Hearing Research Seminar: Neuroimaging and neuromodulation: Complementary approaches for identifying the neural correlates of tinnitus Event as iCalendar

19 June 2013

5 - 6:30pm

Venue: Function Room 730-220, Building 730, Tāmaki Innovation Campus

The Section of Audiology and the Oticon Foundation Hearing Education Centre present "Neuroimaging and neuromodulation: Complementary approaches for identifying the neural correlates of tinnitus".

Functional imaging reveals that tinnitus is related to alterations in neuronal activity of central auditory pathways. Modulation of neuronal activity in auditory cortical areas can reduce tinnitus loudness and, if applied repeatedly, exerts therapeutic effects, confirming the relevance of auditory cortex activation for tinnitus generation and persistence. Imaging also indicates involvement of non-auditory brain areas, such as the fronto-parietal "awareness" network and the non-tinnitus-specific distress network consisting of the anterior cingulate cortex, anterior insula, and amygdala. Involvement of the hippocampus and the parahippocampal region suggests the relevance of memory mechanisms in the persistence of the phantom percept. Preliminary studies targeting the dorsolateral prefrontal cortex, the dorsal anterior cingulate cortex, and the parietal cortex with rTMS and tDCS confirm the relevance of non-auditory networks. These indicate the importance of brain stimulation as a complementary approach to neuroimaging for identifying neuronal correlates of clinical aspects of tinnitus.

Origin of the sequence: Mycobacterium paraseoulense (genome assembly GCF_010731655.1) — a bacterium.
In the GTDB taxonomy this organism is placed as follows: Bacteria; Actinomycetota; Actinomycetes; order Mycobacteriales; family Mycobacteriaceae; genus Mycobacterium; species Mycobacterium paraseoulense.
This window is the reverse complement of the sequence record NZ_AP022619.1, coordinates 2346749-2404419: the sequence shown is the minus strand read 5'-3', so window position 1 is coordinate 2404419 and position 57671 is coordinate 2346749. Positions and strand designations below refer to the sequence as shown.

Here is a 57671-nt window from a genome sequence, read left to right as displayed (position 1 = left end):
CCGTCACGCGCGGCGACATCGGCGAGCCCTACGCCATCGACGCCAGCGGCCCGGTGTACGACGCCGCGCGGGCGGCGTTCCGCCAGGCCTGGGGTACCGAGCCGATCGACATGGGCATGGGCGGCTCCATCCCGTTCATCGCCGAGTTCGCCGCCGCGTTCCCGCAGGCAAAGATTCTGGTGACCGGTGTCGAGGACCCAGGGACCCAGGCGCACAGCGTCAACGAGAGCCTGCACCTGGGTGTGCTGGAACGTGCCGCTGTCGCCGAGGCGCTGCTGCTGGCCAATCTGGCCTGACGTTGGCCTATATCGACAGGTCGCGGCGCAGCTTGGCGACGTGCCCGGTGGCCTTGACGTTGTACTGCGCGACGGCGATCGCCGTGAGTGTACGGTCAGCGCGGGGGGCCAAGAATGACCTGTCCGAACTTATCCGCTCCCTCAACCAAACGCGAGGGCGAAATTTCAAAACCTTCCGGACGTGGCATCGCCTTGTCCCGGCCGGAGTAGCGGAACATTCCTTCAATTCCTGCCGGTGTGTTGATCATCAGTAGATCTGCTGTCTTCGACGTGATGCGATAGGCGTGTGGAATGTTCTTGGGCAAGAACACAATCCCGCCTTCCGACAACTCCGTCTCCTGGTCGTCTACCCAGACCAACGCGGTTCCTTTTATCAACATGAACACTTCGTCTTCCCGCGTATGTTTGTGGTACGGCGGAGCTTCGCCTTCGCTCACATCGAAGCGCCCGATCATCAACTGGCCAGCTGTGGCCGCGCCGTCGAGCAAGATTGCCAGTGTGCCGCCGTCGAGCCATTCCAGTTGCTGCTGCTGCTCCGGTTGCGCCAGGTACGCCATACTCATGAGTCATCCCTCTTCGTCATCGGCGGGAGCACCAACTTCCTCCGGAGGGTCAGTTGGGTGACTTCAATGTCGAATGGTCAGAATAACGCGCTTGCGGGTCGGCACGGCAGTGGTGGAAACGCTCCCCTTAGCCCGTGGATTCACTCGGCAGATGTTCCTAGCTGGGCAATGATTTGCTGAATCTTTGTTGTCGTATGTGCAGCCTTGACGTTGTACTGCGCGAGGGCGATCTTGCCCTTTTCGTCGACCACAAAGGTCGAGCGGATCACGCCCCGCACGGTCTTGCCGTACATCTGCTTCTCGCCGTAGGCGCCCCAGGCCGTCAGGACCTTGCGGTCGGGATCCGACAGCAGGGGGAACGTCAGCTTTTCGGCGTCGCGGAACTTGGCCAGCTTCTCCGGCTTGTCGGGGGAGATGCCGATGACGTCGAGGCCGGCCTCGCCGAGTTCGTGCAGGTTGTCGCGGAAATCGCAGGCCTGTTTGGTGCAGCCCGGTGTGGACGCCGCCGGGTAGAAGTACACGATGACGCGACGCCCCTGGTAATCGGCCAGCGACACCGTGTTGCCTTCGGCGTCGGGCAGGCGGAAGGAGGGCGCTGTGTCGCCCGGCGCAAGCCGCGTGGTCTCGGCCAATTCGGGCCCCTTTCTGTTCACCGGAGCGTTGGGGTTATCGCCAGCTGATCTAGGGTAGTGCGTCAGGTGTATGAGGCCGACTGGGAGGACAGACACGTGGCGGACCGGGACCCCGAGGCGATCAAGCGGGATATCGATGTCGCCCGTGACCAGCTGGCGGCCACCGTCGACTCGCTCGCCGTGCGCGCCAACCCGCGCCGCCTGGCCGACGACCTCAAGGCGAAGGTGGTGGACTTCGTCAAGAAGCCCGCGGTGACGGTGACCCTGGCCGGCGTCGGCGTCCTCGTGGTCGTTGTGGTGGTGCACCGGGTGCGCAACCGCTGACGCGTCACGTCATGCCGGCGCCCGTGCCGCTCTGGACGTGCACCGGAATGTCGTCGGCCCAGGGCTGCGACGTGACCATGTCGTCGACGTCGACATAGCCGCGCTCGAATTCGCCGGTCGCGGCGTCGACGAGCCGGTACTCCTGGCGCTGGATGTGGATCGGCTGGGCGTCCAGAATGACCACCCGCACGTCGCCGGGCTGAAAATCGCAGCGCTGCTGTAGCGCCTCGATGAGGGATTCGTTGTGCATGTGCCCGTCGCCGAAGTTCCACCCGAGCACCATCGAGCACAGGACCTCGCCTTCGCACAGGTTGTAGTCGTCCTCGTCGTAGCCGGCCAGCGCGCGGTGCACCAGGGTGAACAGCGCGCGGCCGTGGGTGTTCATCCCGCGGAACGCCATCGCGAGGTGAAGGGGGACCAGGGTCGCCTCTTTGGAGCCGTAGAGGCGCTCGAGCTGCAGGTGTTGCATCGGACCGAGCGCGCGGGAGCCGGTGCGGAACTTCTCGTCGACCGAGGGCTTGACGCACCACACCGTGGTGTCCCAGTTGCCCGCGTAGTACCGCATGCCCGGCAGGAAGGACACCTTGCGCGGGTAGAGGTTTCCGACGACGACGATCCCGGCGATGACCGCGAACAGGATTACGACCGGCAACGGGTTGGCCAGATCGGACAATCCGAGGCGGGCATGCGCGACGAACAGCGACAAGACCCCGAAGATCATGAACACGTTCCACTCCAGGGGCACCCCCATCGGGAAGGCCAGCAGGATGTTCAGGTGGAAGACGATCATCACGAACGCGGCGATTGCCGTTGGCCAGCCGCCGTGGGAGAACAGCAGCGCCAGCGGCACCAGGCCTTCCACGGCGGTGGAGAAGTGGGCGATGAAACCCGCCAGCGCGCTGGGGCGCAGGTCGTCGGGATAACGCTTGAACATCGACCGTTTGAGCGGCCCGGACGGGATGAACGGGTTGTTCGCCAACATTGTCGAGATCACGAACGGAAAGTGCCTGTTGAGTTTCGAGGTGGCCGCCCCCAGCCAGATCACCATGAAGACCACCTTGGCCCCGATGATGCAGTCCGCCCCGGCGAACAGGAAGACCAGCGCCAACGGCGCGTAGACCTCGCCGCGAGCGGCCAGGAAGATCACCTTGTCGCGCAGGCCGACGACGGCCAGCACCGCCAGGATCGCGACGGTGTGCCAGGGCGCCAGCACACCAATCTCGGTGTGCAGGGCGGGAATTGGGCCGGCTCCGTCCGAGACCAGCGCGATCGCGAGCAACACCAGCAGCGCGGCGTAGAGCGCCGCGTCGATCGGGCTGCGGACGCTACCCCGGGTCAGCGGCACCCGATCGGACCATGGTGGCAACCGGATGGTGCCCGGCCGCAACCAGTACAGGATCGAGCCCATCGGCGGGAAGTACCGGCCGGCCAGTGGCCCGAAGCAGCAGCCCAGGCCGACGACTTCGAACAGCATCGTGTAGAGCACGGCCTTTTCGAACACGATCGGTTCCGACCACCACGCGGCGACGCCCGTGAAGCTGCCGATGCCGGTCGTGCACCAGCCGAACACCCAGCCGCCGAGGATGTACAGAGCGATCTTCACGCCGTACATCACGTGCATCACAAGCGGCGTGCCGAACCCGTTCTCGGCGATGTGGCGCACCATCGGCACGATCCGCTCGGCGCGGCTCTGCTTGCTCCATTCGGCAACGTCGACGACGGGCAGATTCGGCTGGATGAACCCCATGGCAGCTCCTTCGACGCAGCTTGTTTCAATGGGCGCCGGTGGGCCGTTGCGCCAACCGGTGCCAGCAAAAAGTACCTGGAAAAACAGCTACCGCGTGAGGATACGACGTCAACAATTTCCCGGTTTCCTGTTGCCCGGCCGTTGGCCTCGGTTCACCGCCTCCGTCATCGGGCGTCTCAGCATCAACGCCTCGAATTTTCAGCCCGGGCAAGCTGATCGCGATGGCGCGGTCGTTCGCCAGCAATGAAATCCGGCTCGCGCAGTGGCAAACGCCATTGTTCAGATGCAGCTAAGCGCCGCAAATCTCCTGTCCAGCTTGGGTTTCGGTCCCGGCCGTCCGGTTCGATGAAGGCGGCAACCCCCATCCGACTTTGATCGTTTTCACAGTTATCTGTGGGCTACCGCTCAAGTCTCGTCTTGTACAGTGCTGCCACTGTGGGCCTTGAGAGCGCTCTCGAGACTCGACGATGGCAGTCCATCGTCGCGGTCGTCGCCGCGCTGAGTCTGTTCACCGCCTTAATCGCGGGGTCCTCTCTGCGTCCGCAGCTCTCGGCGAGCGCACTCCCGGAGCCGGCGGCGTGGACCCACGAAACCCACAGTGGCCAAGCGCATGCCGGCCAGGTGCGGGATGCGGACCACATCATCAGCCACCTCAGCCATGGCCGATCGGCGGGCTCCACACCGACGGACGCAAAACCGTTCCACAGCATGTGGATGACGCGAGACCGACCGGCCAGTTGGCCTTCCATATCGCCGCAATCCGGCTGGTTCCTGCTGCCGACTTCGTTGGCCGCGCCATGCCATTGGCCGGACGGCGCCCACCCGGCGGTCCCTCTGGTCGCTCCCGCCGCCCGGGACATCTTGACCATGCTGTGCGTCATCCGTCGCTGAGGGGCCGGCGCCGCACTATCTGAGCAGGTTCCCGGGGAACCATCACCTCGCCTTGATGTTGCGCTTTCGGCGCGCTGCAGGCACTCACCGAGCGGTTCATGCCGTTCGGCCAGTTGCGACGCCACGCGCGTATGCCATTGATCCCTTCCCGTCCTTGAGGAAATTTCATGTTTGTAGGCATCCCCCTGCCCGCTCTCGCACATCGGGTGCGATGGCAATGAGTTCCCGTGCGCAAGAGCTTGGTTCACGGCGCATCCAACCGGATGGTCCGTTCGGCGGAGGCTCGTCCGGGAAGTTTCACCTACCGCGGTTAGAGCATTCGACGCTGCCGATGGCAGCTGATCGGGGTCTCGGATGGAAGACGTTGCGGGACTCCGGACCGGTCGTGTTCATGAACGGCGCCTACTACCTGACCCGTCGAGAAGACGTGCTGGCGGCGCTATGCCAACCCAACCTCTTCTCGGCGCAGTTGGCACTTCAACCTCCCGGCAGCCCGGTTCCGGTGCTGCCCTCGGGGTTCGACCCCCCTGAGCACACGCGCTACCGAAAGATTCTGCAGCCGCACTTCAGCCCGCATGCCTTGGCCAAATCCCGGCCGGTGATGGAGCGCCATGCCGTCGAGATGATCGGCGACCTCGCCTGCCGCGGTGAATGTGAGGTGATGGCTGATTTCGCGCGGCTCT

Presented by: Professor Sven Vanneste , Department of Translational Neuroscience at the University of Antwerp

Professor Sven Vanneste is a neuroscientist whose research focuses on how an auditory conscious percept is generated. He makes use of different neuroimaging methods and techniques to visualize how the auditory brain functions and makes use of different non-invasive (eg transcranial magnetic stimulation, transcranial direct current stimulation) and invasive neuromodulation (cortical and deep brain stimulation) to modulate auditory phantom percepts.

For more information or RSVP, please contact: Kirsty McEnteer Email: audiology@auckland.ac.nz